Format

Send to:

Choose Destination
See comment in PubMed Commons below
Behav Res Ther. 1996 Jan;34(1):33-9.

Gender and age differences in the prevalence of specific fears and phobias.

Author information

  • 1Department of Clinical Neuroscience, Karolinska Institute and Hospital, Sweden.

Abstract

Point prevalence of specific fears and phobias was determined in 704 respondents of 1000 randomly selected adults aged 18-70 yr. A phobia for lightning, enclosed spaces, darkness, flying, heights, spiders, snakes, injections, dentists and/or injuries was defined if subjects reported a fear that was out of conscious control, interfered with life and lead to the avoidance of the feared object [American Psychiatric Association, 1994. Diagnostic and statistical manual of mental disorders (4th edn). Washington, DC: American Psychiatric Press.] Fear intensity was assessed using visual analogue scales. A factor analysis generally supported the classification of fears and phobias into: (1) situational phobias (lightning, enclosed spaces, darkness, flying and heights); (2) animal phobias (spiders and snakes); and (3) mutilation phobias (injections, dentists, injuries). Total point prevalence of any specific phobia was 19.9% (26.5% for females and 12.4% for males). In total, 21.2% women and 10.9% men met criterias for any single specific phobia. Multiple phobias was reported by 5.4% of the females and 1.5% of the males. Animal phobia had a prevalence of 12.1% in women and 3.3% in men. Point prevalence of situational phobia was 17.4% in women and 8.5% in men. For mutilation phobia no gender difference was observed, being presented in 3.2% of the women and 2.7% of the men. Women as compared to men gave higher fear ratings for all objects and situations. Inanimate object fears and phobias were more common in older than younger individuals. Animal fears were more intense in younger than in older individuals. Fear of flying increased and fear of injections decreased as a function of age in women but not in men. Thus, specific fears and phobias are heterogeneous with respect to sex and age distribution.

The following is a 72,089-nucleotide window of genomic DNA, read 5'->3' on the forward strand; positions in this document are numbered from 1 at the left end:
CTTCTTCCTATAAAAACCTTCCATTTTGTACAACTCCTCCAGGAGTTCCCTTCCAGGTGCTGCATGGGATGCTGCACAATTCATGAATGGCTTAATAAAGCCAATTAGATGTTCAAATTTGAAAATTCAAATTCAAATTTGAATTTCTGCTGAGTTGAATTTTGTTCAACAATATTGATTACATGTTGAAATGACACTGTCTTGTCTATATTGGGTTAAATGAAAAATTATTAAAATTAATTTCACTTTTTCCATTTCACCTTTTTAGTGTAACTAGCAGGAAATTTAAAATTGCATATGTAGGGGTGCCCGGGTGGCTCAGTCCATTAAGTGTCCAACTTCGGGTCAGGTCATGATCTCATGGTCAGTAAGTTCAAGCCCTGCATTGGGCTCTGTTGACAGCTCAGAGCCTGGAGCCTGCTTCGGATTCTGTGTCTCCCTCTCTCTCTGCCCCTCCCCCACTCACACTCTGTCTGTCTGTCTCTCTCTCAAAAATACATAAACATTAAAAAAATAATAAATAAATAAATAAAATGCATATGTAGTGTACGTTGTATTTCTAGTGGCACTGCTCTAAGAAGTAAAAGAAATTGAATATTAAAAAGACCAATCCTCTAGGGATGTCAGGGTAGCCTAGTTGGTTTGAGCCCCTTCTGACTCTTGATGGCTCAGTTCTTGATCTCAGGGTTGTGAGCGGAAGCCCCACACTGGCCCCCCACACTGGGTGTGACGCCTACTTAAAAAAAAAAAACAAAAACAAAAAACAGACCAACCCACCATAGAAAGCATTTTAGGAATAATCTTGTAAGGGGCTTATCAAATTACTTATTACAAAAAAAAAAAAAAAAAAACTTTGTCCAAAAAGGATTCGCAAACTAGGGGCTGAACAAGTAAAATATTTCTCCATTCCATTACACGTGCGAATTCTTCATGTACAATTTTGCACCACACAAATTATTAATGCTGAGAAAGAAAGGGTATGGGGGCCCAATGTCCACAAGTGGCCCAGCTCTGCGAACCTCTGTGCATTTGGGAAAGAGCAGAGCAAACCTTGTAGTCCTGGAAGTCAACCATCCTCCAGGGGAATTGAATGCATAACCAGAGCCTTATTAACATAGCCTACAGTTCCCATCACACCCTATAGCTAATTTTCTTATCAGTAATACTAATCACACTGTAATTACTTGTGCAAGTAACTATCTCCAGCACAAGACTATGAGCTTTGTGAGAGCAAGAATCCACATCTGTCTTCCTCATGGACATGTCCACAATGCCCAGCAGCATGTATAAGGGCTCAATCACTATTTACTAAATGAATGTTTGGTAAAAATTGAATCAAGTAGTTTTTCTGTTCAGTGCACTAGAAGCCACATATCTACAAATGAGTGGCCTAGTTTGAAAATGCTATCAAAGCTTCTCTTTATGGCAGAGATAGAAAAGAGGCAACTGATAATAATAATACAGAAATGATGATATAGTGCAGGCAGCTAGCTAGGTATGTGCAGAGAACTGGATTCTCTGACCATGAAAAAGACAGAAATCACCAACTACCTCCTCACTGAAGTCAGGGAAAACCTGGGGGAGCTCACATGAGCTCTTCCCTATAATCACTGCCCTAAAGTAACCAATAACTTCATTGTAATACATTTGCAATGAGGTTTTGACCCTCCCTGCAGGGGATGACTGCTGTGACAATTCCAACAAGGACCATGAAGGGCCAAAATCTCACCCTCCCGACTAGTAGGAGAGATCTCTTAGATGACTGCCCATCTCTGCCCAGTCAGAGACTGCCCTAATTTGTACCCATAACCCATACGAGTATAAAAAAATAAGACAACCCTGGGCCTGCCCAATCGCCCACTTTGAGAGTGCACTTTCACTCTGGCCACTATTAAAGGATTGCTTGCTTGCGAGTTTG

PMID:
8561762
[PubMed - indexed for MEDLINE]
PubMed Commons home

PubMed Commons

0 comments
How to join PubMed Commons

    Supplemental Content

    Full text links

    Icon for Elsevier Science
    Loading ...
    Write to the Help Desk